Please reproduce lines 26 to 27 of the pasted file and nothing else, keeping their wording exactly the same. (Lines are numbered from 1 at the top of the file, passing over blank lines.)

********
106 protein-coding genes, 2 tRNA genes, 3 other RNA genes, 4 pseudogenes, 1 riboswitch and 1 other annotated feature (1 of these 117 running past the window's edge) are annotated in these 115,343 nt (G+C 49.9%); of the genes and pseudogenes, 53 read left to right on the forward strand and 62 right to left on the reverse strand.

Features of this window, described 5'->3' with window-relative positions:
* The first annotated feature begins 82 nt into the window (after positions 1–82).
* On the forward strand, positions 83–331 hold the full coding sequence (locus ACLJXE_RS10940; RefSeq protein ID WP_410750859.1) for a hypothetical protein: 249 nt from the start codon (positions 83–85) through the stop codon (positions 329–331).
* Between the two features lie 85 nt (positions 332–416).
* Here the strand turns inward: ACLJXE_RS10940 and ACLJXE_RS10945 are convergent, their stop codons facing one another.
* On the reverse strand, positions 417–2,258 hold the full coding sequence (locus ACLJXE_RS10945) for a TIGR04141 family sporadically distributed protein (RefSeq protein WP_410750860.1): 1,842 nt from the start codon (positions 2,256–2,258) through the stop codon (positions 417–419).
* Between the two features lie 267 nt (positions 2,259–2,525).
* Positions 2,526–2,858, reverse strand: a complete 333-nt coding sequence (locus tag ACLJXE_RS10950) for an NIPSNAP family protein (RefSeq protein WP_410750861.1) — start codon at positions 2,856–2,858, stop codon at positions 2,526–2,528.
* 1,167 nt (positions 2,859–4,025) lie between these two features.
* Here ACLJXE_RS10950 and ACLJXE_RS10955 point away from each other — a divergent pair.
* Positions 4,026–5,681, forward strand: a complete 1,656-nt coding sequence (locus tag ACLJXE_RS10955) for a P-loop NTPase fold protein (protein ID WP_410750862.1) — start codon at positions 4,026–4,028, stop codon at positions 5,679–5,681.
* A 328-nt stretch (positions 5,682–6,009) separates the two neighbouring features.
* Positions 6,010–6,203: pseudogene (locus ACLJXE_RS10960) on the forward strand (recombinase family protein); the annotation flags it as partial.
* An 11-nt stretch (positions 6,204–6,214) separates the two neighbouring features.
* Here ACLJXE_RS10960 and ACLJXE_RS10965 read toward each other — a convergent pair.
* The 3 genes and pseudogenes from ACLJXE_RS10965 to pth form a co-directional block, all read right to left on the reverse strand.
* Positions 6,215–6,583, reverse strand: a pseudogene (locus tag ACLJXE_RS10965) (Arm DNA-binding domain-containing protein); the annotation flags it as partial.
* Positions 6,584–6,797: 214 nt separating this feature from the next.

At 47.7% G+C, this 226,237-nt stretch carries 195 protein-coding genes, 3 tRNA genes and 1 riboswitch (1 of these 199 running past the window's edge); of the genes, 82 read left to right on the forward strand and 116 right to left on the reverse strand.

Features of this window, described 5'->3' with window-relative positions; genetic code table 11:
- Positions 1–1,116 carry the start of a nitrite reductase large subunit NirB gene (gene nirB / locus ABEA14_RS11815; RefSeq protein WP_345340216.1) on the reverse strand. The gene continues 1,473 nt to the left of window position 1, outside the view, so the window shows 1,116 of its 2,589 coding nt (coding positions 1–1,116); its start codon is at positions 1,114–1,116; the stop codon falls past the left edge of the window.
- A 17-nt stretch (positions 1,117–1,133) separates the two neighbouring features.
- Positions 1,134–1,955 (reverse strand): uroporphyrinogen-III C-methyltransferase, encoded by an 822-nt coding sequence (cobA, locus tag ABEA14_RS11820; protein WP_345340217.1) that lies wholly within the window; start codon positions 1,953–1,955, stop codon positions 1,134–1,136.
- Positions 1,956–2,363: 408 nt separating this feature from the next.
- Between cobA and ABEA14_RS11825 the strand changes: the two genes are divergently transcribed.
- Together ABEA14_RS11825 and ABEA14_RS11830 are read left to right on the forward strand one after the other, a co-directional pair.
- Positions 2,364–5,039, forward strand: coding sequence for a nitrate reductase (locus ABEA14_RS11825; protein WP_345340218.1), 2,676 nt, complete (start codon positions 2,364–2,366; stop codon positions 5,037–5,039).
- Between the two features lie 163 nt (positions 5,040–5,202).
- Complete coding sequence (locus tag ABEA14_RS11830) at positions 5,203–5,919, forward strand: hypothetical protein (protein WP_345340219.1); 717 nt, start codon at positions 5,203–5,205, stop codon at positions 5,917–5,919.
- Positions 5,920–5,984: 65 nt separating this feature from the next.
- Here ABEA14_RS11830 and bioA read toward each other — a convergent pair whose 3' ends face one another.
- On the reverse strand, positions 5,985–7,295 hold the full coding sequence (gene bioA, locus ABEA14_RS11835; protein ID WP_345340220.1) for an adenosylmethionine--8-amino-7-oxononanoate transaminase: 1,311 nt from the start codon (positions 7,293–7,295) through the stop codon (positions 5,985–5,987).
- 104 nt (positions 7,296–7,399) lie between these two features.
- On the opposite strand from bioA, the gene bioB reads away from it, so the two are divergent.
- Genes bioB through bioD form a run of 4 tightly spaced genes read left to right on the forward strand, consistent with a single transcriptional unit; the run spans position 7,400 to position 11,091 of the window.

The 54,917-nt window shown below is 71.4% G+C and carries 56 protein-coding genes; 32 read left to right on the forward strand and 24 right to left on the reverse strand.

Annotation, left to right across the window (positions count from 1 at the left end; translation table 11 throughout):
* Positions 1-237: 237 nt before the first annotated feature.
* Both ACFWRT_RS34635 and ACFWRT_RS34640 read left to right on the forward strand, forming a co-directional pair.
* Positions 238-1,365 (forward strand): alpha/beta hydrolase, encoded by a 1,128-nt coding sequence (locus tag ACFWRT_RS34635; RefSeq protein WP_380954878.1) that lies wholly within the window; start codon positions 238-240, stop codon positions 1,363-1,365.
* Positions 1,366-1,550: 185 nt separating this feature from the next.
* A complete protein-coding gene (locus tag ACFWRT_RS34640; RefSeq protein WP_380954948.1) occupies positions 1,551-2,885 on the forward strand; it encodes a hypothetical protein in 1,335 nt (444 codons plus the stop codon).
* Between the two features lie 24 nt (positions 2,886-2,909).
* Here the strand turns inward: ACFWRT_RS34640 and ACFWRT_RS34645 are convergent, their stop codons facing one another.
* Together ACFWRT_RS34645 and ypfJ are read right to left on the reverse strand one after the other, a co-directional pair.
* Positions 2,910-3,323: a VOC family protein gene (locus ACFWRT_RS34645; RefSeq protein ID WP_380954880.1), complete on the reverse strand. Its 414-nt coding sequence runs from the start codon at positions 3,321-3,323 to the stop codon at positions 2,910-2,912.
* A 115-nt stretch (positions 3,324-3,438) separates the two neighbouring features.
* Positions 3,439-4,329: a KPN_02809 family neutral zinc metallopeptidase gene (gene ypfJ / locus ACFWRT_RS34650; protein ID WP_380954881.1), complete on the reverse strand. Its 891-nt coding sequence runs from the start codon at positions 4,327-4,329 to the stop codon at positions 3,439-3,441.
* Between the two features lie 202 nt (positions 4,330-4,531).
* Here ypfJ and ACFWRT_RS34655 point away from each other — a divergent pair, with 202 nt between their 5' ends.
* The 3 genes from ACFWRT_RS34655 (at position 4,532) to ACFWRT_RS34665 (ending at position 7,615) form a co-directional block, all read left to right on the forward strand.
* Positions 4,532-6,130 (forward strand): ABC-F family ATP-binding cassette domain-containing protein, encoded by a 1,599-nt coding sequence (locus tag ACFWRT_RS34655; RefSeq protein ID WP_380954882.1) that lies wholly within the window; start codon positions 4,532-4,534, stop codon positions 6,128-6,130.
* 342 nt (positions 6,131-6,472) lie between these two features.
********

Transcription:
- Between cobA and ABEA14_RS11825 the strand changes: the two genes are divergently transcribed.
- Together ABEA14_RS11825 and ABEA14_RS11830 are read left to right on the forward strand one after the other, a co-directional pair.